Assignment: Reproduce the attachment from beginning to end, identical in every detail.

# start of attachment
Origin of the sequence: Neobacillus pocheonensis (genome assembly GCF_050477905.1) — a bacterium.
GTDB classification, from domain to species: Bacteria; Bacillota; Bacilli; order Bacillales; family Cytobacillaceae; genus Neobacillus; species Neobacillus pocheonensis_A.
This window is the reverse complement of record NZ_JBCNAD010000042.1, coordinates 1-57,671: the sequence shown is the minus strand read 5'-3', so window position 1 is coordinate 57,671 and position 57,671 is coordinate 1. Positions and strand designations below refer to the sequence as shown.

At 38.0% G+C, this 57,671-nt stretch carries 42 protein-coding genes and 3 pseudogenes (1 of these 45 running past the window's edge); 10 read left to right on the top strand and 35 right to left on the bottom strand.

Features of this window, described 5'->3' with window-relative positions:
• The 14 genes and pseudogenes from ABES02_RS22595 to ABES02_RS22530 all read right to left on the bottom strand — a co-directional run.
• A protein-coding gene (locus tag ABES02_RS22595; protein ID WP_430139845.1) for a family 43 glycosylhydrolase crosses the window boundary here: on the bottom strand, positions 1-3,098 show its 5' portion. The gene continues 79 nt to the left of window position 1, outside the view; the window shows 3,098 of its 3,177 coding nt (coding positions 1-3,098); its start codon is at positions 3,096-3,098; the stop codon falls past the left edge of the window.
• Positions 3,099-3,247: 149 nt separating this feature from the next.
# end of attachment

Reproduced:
Origin of the sequence: Neobacillus pocheonensis (genome assembly GCF_050477905.1) — a bacterium.
GTDB classification, from domain to species: Bacteria; Bacillota; Bacilli; order Bacillales; family Cytobacillaceae; genus Neobacillus; species Neobacillus pocheonensis_A.
This window is the reverse complement of record NZ_JBCNAD010000042.1, coordinates 1-57,671: the sequence shown is the minus strand read 5'-3', so window position 1 is coordinate 57,671 and position 57,671 is coordinate 1. Positions and strand designations below refer to the sequence as shown.

At 38.0% G+C, this 57,671-nt stretch carries 42 protein-coding genes and 3 pseudogenes (1 of these 45 running past the window's edge); 10 read left to right on the top strand and 35 right to left on the bottom strand.

Features of this window, described 5'->3' with window-relative positions:
• The 14 genes and pseudogenes from ABES02_RS22595 to ABES02_RS22530 all read right to left on the bottom strand — a co-directional run.
• A protein-coding gene (locus tag ABES02_RS22595; protein ID WP_430139845.1) for a family 43 glycosylhydrolase crosses the window boundary here: on the bottom strand, positions 1-3,098 show its 5' portion. The gene continues 79 nt to the left of window position 1, outside the view; the window shows 3,098 of its 3,177 coding nt (coding positions 1-3,098); its start codon is at positions 3,096-3,098; the stop codon falls past the left edge of the window.
• Positions 3,099-3,247: 149 nt separating this feature from the next.